The hubs are laced with straight pull spokes, and use Bontrager's Stacked Lacing on the drive side, where the spokes are aligned more vertically than horizontally to improve the angle between the hub flange and the rim.Construction
Bontrager Line Elite Wheelset
The wide rim resurgence doesn't show any signs of losing momentum, and Bontrager's Line Elite wheelset is one of the newer additions to the field of contenders. Designed to meet the demands of all-mountain riders, the wheelset uses aluminum rims that measure 28mm internally and 33mm externally. Those rims are laced up with 28 straight pull spokes and come tubeless ready thanks to Bontrager's plastic TLR rim strips. Weight: 1750 grams, 1850g w/ TLR strips. MSRP: front, $461.99; rear, $537.99 USD.
• Rims: 6061 aluminum
• Intended use: trail / all-mountain / enduro
• Width: 33mm outer, 28mm inner
• Diameter: 27.5''
• Tubeless ready
• Spoke count: 28 DT Swiss 14/15 gauge
• Weight: 1750 grams, 1850g w/ TLR strips
• 15x100 front, 135/142x12 rear
• MSRP: front, $461.99; rear, $537.99 USD, XD driver sold separately
The 6061 aluminum rims found on the Line Elite wheels are drilled asymmetrically, with the spoke holes closer to the non-drive side, a feature the Bontrager calls OSB (Offset Spoke Bed). This allows for the tension and spoke length on both sides to be equal, as opposed to a traditionally drilled rim that requires the drive side spokes to be shorter and under a higher amount of tension. The 28 straight pull spokes are laced to a set of impressive looking hubs, which use Bontrager's Stacked Lacing on the drive side. Stacked Lacing means that that the spoke holes in the hub are oriented one atop of the other, another step that's meant to improve the bracing angle and increase wheel stiffness by keeping the spokes situated as far out on the hub as possible.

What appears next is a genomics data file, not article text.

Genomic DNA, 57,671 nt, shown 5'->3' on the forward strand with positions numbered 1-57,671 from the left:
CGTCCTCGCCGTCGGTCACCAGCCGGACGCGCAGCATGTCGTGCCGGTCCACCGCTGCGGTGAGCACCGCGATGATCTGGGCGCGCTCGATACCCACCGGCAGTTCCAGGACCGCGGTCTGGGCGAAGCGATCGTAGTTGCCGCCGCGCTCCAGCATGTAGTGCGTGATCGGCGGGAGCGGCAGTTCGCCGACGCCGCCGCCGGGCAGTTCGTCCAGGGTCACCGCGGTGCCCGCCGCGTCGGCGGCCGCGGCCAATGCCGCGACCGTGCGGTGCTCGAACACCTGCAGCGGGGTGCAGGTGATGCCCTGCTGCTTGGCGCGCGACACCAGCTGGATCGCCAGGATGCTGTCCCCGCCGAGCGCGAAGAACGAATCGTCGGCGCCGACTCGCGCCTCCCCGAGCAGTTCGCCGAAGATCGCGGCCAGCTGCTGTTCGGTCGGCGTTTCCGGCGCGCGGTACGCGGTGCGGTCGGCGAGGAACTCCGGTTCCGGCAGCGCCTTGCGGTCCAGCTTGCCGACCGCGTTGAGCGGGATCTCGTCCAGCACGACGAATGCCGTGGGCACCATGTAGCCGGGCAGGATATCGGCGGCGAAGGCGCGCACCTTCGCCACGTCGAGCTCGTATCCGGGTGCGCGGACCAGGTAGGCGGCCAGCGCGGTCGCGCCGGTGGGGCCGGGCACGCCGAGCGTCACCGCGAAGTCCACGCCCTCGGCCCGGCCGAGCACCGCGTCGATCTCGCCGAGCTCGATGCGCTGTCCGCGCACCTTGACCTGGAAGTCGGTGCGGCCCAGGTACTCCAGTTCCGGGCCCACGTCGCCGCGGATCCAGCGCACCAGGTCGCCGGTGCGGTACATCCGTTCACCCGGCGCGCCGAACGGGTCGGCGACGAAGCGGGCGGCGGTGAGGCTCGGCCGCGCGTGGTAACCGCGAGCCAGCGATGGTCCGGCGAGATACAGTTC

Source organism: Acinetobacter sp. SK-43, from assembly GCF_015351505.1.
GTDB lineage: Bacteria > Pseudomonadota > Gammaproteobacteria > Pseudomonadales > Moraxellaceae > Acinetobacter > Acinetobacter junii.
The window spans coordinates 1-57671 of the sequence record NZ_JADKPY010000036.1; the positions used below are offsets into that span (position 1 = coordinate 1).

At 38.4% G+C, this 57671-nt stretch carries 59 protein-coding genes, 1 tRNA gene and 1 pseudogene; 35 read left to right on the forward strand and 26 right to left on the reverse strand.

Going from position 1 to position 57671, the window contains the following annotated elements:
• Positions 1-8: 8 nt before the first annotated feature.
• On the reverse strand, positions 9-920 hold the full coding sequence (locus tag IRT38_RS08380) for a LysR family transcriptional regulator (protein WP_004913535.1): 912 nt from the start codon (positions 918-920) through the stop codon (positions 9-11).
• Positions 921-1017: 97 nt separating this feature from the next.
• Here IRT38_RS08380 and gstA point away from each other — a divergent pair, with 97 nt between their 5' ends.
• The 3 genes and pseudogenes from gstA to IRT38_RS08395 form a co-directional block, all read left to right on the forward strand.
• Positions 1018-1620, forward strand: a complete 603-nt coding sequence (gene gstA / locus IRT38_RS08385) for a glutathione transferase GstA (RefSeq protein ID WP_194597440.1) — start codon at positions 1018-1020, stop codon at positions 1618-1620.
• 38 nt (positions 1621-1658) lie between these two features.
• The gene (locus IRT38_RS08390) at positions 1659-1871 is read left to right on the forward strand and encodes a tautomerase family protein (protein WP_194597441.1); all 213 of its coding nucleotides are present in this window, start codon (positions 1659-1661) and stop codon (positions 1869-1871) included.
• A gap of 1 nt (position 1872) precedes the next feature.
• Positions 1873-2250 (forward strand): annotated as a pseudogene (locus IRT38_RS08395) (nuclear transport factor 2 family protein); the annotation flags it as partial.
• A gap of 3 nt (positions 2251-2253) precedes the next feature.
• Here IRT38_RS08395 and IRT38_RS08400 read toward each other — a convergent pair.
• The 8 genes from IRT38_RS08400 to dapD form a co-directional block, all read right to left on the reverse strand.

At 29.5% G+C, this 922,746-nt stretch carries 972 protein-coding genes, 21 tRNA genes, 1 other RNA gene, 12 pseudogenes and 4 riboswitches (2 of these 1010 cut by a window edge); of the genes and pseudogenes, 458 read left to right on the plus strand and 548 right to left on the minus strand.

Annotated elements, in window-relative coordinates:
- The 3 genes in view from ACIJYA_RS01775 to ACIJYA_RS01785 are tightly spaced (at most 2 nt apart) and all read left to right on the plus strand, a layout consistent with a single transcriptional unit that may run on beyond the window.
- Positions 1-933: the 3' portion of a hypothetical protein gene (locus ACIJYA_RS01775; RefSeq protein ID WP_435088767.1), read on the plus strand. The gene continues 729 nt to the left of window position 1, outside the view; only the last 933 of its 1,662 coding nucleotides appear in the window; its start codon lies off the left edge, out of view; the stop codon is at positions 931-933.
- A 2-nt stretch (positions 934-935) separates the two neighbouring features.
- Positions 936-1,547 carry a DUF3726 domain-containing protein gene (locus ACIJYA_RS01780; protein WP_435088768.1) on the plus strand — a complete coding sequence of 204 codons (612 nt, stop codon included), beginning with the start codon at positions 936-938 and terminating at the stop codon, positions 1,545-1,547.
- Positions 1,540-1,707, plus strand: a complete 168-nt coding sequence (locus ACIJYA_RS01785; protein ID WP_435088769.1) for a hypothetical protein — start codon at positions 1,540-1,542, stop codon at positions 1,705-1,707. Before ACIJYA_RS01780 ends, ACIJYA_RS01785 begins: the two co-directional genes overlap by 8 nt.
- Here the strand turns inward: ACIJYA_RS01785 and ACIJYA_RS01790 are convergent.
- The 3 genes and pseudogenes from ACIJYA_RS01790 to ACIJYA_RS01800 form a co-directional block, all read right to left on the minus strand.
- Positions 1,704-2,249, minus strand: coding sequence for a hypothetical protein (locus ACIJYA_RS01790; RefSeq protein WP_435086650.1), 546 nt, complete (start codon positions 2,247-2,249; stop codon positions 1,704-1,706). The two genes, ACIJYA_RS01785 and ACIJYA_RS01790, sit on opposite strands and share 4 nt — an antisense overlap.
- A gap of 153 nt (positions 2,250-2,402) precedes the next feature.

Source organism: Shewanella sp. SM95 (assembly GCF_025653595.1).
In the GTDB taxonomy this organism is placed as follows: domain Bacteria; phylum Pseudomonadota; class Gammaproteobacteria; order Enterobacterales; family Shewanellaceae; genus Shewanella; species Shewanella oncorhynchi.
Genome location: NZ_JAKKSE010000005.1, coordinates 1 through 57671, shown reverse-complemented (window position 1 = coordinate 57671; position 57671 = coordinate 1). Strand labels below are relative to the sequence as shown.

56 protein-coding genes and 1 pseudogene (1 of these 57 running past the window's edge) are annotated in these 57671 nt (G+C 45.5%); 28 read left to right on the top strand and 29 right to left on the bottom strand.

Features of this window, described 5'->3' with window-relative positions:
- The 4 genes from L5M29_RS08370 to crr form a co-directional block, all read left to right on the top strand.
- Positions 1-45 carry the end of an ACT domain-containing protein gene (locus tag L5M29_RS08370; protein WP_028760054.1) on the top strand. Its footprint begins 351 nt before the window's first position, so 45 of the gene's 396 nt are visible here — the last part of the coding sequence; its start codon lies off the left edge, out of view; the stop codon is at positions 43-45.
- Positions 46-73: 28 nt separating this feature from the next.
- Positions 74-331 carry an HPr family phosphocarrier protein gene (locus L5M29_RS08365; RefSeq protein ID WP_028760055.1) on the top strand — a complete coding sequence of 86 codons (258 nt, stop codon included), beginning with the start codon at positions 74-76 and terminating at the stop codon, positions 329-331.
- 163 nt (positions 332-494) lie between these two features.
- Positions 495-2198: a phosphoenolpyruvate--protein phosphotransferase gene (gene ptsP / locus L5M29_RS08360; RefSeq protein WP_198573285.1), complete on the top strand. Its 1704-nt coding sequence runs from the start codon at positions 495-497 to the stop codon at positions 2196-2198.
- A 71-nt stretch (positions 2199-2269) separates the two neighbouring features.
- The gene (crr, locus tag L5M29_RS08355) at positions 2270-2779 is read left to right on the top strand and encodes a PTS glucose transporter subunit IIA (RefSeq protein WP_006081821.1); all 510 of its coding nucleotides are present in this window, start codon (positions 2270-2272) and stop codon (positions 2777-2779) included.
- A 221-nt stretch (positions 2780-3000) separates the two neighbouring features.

Inside the rear hub are 54 teeth that work in conjunction with a three pawl drive body for a quick 6.6 degrees of rotation between engagement points. To help keep the pawls from slipping under heavy loads, each one has three teeth to maximize the amount of contact with the drive ring.Three pawls on the driver body mesh with the 54 tooth ring, resulting in 6.6 degrees of rotation between engagement points. The wide rims make it easy to run a tubeless setup, and the asymmetric drills allows for the same size spoke to be used on each side.Installation
The Line Elite wheelset comes with Bontrager's TLR rims strips pre-installed, and a standard floor pump and some sealant was all it took to quickly get tires installed and ready to roll - there was never any need to resort to an air compressor to get them seated. The plastic rim strips are part of the reason this process is so easy, although the gram counters out there could knock 100 grams or so off the total weight by replacing them with a wrap or two of tubeless rim tape. On the Trail